• reformed2012 - May 29, 2014 at 3:09 PM

        just counting the number of world cups won should put this article to sleep

  2. cfutch - May 29, 2014 at 2:57 PM

    England is better in every aspect except maybe Goalkeeper but even that is debatable. What a dumb article

  3. egb234 - May 29, 2014 at 3:21 PM

    Calling this article dumb is dumb. Comparing teams of closely related nations is not dumb. I will say, though, that the article is pandering a little. 3-2 is over simplifying it in a way that favors the US.

    England’s offense, defense, and midfield is head and shoulders above the US. We don’t have a single player as good as Wayne Rooney–or Jack Wilshire for that matter. I think Michael Bradley might be good enough to start for England, but he wouldn’t because of Gerrard and Lampard. Other than that, only Howard is good enough to make the English squad.

    So saying 3-2 might be true, but the it’s not exactly 1-to-1. The US wins in coach and goalkeeper, but England wins on 10 of 11 players on the field.

    • mikeevergreen - May 30, 2014 at 9:31 AM

      A great coach and a great goalkeeper go a long way at a cup. To have neither (England) is usually a first-round exit.

  4. egb234 - May 29, 2014 at 3:28 PM

    Ranking teams can be a lot of fun, but it highlights an important point about the World Cup. The most talented team doesn’t always win in tournament play. The US and England played to a draw last WC, but Switzerland BEAT Spain in the same tournament. You’d never say that Switzerland is starting to catch Spain–it’s just a one game anomaly. The World Cup lends itself to that kind of thing, though, which is what’s great. Despite the fact that England has better quality in a man-to-man lineup doesn’t mean that they will play better in Brazil. And the fact that neither team isn’t as good as Spain and Brazil doesn’t mean that neither can make a run past the quarterfinals.

    Now that I’m done writing two unnecessary comments, I realize that I am mostly talking to no one. A sure sign that World Cup madness is already setting it.

  5. dws110 - May 29, 2014 at 3:33 PM

    US or Mexico, US or England…can we vote on who is next?

  6. lyleoross - May 29, 2014 at 3:53 PM

    I’m sorry, if you combine the U.S. and Mexico, we might rank up to England, 2 to 3, but in any other meaningful way there is no comparison. Talking about Rooney, and Sturridge in the same breath as our top strikers is a joke. It just gets worse from there. There is only one comparison between the two teams that makes sense, and a second that has value. Tim Howard, and JK.

    It’s articles like this that give U.S. citizens a false sense of what we are going to do on the world stage. We are still second tier, and England is first. They may be lower first tier, but they are still first tier.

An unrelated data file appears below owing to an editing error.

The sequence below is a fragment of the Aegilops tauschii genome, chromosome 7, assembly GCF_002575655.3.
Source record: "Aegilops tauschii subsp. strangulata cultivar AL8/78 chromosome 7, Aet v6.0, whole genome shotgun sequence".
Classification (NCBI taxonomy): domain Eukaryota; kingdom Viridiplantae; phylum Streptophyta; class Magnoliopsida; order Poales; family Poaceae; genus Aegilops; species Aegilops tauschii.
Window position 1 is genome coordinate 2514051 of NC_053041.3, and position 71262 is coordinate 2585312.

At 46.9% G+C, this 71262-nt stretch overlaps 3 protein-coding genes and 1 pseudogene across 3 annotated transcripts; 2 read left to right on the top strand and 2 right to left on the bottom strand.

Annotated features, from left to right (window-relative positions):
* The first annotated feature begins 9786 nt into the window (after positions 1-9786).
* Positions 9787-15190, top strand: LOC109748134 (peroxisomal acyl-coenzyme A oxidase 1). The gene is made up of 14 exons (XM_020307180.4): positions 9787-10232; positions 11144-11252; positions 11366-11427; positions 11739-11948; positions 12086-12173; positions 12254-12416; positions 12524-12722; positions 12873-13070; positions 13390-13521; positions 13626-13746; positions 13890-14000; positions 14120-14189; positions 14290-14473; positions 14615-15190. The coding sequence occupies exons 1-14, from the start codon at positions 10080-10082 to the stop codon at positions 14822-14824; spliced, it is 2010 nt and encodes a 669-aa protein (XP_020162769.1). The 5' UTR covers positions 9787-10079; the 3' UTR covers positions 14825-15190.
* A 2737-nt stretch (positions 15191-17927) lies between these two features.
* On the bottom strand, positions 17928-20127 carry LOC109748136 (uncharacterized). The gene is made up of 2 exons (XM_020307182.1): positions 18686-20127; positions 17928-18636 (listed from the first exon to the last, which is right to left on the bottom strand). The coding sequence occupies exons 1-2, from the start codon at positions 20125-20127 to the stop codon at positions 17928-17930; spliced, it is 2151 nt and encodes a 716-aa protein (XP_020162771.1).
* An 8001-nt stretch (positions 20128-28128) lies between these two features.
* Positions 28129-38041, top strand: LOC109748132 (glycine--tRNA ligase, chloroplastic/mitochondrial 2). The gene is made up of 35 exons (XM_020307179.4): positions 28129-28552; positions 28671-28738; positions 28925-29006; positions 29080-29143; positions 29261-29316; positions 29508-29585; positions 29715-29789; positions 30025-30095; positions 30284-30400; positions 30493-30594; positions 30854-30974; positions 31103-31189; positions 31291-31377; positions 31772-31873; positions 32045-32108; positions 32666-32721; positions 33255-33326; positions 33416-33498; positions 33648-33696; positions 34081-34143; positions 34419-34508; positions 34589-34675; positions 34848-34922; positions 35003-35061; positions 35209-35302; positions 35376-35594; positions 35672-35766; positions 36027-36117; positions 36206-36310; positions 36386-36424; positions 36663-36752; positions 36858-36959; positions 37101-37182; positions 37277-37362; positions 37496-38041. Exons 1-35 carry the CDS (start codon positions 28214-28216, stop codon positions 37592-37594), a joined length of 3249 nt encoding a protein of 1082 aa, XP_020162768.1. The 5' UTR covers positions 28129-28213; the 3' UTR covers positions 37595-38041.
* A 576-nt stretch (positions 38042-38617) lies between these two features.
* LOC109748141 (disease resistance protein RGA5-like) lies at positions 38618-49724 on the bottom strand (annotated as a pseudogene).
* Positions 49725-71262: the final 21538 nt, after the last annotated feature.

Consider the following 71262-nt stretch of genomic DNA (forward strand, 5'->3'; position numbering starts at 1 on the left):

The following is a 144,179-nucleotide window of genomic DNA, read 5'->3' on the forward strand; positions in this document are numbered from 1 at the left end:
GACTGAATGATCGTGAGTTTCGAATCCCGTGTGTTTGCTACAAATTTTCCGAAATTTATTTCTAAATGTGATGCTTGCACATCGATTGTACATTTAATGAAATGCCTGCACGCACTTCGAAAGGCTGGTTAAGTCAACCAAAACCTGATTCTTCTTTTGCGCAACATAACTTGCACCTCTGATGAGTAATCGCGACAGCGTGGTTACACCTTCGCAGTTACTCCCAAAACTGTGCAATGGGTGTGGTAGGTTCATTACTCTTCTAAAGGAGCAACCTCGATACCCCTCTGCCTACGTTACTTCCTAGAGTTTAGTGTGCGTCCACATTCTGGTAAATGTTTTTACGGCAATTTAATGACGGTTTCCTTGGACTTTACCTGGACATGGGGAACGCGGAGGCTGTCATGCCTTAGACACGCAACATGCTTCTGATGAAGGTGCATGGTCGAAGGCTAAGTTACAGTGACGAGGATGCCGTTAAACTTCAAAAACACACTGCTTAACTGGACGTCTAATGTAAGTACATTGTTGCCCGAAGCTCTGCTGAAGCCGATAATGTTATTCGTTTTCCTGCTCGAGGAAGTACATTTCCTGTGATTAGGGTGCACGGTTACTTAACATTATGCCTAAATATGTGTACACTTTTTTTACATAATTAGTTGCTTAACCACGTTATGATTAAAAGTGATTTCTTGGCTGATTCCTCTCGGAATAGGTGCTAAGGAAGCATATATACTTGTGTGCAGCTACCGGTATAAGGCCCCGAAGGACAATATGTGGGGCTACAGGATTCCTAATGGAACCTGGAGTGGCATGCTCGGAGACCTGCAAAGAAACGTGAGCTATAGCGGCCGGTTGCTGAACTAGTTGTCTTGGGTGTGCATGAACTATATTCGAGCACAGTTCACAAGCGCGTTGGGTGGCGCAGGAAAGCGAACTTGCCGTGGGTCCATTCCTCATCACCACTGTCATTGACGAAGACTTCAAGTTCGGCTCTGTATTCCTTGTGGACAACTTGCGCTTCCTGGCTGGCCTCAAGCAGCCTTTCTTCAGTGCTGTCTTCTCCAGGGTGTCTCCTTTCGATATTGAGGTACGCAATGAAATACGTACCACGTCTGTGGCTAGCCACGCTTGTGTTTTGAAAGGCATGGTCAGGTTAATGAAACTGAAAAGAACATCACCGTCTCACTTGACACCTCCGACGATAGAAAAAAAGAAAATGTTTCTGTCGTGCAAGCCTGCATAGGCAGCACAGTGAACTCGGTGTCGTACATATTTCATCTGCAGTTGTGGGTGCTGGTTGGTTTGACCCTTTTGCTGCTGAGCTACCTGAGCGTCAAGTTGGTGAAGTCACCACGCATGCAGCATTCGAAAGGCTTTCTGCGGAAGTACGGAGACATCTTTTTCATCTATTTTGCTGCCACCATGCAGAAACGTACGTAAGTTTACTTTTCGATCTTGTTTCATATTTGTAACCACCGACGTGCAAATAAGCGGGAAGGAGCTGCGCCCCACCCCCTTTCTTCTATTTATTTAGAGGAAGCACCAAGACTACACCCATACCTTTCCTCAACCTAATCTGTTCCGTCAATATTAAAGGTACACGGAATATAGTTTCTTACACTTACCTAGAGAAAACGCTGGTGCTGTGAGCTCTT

7. schmutzdeck - May 29, 2014 at 3:54 PM

    England is better on paper.

    But just for the sake of argument, if the two met in the semi finals of this World Cup ( and I don’t even know if that is even possible ) I’d say the result would be a toss up.

  8. jucam1 - May 29, 2014 at 5:57 PM

    I like this site but if you continue to post crazy arguments like this I am gonna stop reading you. The US is growing and getting better but to compare to a mid table talent like England in Europe is unfair. Yes, the US can get to the WC every cup but that is only because it’s qualifying field is a joke. England is still 10 times better, and hopefully some year soon the US will have the players to match up against a true football nation like Italy, Germany, Brazil, Argentina, Colombia, or England. I think the US under Klinnsman can potentially make an impact in ’18, but ’22 or ’26 might be the years they break out and actually warrant a discussion of this kind. Until then, stop it with the crazy talk.

    • braxtonrob - May 30, 2014 at 3:43 PM

      @jucam, Are you referring to the same England that got humiliated by Germany four years ago?

      Get over yourself!

  9. nappy25 - May 29, 2014 at 6:28 PM

    What are you going to expect from Soccer News when all the major leagues are in an off season. There is only so much you can talk about when it comes to WC Rosters and Friendlies. I can’t tell you how many sites are doing a “Best of Ranking”, but they are fun to read and they past the time till the WC. Let these people do their job and report anything when it comes to Soccer. Four years ago you’d be lucky to have ESPN have an article on Soccer, and now it seems that every news affiliate has a dedicated US Soccer section.

  10. ez0682 - May 30, 2014 at 12:35 AM

    Americans smh

  11. heynyc61 - May 30, 2014 at 8:43 AM


  12. braxtonrob - May 30, 2014 at 3:41 PM

    I love how everyone thinks Premier League play translates internationally, when the reality is that’s not necessarily so. In fact, most of the time, it doesn’t translate.

    Also, at what point do these countries (US and England) wise up and start focusing on stalwart defenses (like Italy), or elite-possession football (like Spain)?

    Clearly these are the types of play, when emphasized, lead to World Cup titles.

    We’re not going to accidentally turn ourselves into a Brazil or Germany overnight, so why not get smart and put all our energies into the CORRECT strategy of play.